Tilak Devasher's book The Pashtuns: A Contested History delves into the Pashtun tribe, highlighting its geopolitical significance and far-reaching consequences in the South Asian region. Reviewer Tim Willasey-Wilsey says the book brilliantly explains how the Pashtuns were strong-armed into joining Pakistan and why the prospect of Pashtun unity poses a threat to security in Pakistan and the entire region.
Despite the current tense global atmosphere, India and its foreign policy have remained true to its core of peace and security for all and equity and justice for the developing world. Throughout history, dialogue and diplomacy has been supported as a solution to dispute. Now, as G20 President, New Delhi can sow these seeds of peace in an increasingly multipolar world.
The reference to India by Russian President Vladimir Putin at the Valdai Discussion Club may be interpreted as encouragement to New Delhi to use its good offices to nudge the warring sides to the negotiating table. Mediation is a big power game, and this may be the right time for India, at the cusp of the G20 Presidency, to start with a record of success
Tilak Devasher’s book on the Pashtuns brings out the dynamics of the Pashtun, their code, their relationship with Islam and with Pakistan. It contextualizes the current geo-political challenges in South Asia, making it required reading for those who want to understand not only the Pashtuns but regional strategic and security dynamics.
The recent SCO Summit held in Samarkand was significant not only because it was held in-person after three years but also because of its rapid expansion and the increasing attention to economic development. The SCO’s progress on connectivity, commerce and digitalization is relevant for India which takes over the presidency in 2023.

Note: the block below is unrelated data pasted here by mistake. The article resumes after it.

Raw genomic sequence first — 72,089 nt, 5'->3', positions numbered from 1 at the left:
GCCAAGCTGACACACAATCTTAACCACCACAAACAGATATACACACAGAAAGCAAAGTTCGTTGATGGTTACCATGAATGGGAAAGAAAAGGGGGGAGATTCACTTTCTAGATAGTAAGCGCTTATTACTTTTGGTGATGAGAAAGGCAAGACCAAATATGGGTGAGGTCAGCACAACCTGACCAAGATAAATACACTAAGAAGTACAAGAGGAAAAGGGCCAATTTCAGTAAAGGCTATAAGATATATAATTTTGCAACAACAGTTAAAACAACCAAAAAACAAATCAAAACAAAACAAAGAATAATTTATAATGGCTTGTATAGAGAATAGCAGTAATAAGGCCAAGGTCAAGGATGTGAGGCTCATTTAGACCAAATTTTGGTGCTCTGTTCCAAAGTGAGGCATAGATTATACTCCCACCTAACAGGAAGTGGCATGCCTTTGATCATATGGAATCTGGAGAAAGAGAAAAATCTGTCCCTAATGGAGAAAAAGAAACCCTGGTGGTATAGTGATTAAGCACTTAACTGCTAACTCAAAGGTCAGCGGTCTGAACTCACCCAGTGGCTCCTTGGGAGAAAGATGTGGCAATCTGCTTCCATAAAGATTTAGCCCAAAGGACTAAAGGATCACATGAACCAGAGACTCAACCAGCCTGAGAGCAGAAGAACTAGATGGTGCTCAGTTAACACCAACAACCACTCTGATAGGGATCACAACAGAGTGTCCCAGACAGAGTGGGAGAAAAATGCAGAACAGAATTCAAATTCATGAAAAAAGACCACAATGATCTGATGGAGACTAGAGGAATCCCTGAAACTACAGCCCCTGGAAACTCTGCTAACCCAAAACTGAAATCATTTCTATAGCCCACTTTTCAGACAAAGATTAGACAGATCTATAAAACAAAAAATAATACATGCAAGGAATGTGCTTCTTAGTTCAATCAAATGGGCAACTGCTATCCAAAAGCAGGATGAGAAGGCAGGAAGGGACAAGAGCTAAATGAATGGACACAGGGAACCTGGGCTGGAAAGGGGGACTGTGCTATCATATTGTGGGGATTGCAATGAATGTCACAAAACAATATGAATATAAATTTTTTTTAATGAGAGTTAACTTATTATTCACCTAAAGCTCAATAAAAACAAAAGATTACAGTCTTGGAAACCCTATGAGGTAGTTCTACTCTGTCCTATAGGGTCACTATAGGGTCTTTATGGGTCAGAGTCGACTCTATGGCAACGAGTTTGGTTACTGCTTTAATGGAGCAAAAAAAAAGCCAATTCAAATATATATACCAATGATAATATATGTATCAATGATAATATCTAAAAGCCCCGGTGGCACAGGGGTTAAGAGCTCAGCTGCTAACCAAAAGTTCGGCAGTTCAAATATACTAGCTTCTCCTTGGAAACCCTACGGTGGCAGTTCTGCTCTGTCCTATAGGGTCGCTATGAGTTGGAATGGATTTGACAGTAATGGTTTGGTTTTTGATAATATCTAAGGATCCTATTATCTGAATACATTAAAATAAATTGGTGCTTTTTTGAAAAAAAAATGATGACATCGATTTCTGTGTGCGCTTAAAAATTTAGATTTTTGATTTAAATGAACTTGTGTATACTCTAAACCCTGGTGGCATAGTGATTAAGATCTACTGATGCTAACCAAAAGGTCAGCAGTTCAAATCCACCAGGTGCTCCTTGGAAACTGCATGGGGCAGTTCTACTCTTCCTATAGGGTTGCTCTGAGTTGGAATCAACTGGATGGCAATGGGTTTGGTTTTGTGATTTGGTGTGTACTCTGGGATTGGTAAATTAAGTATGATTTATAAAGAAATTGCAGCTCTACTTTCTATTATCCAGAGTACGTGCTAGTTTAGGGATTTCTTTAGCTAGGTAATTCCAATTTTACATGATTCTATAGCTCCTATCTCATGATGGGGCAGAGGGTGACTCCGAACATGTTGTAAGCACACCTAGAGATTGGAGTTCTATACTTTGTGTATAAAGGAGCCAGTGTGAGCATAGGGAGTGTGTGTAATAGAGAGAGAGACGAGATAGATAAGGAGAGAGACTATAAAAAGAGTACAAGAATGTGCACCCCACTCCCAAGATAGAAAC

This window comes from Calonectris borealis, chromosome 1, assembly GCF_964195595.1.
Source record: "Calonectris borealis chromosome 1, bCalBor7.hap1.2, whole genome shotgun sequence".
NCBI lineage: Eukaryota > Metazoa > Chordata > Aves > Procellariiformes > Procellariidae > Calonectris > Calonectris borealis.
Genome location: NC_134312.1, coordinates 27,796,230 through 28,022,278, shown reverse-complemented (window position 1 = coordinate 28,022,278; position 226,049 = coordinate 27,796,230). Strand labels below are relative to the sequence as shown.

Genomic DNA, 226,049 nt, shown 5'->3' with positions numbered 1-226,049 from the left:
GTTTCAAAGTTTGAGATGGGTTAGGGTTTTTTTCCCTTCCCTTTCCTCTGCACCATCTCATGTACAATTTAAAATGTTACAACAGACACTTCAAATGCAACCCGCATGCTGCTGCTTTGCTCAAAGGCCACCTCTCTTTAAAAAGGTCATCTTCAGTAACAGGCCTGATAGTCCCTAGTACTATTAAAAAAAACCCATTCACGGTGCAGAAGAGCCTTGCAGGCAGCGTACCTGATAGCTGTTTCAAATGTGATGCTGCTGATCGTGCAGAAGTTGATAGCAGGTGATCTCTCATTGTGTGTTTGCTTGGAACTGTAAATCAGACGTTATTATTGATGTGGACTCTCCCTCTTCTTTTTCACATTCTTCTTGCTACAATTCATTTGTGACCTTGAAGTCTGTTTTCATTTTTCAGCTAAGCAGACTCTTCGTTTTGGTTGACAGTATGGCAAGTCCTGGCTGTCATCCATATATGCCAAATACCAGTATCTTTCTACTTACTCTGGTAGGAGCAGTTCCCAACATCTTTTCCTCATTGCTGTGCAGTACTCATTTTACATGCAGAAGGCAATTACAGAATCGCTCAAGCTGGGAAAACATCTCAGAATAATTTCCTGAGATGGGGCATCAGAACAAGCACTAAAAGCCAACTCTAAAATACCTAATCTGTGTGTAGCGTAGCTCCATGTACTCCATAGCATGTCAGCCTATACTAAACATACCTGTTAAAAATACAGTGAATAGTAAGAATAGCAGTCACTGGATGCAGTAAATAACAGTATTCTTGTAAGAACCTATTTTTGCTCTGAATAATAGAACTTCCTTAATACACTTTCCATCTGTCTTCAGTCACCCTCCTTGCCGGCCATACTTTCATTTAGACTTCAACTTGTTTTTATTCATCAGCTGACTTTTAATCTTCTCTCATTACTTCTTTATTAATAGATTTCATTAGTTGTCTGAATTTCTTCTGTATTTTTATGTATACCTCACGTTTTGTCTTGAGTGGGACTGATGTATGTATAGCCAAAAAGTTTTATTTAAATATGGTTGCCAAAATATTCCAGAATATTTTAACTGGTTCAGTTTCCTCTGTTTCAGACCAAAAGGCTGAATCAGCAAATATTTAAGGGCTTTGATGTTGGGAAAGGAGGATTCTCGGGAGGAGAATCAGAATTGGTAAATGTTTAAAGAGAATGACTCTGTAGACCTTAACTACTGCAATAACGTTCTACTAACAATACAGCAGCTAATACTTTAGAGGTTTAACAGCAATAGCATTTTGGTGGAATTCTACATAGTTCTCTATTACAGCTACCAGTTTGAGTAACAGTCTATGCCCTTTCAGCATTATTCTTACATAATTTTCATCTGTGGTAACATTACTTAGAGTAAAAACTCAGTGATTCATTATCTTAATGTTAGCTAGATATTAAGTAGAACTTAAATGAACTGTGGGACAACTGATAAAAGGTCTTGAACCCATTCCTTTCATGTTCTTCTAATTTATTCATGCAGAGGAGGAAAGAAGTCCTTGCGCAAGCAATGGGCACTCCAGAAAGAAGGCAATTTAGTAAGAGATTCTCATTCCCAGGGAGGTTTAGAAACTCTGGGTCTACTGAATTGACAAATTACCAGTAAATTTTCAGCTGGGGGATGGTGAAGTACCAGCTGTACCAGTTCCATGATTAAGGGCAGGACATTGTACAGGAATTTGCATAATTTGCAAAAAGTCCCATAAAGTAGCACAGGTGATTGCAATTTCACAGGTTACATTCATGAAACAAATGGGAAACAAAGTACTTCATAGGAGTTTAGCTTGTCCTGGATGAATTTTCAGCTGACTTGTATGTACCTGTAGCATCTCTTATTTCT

The upcoming SCO Summit led by Uzbekistan seeks to ignite a ‘Samarkand Spirit’ where nations are indivisible and not fragmented, and connected by trade and investment. This is a welcome positive note in the backdrop of the Ukraine-Russia conflict, where Central Asia is now being impacted by diminishing essential commodities, depreciation of local currencies, and reduced remittances from its migrant workers in Russia.
Delhi and Dhaka are fully conscious that they must get this vital equation right, constantly strengthening and deepening their cooperation and countering the challenges they face. In this, the contributions of the Sheikh Hasina government in nurturing the special ‘bonding’ is enormous and widely appreciated.
The relevance of the Shanghai Cooperation Organisation has increased due to the clear divisions developing in the world, since the Ukraine crisis began. Several leaders will probably attend in-person, a chance to advance their regional and economic interests. India has good relations with most SCO countries, and sees the upcoming Summit as a way to secure its strategic and security objectives.
Russian President Vladimir Putin’s July visit to Iran was a geopolitical reset for both countries. The collapse of the JCPOA and the Ukraine crisis has strategically united Iran and Russia against their common adversary, the U.S. Russia is now a credible alternative to fill the investment vacuum for Iran’s defence, trade and energy sectors.
The genesis of Pakistan’s current political and economic problems lies with the pre-1947 Pakistan movement. But, its immediate problems stem from the political engineering done by the Pakistani army to install a hybrid regime led by Imran Khan who, they realised much later, was unable to deliver either on the economy or on governance.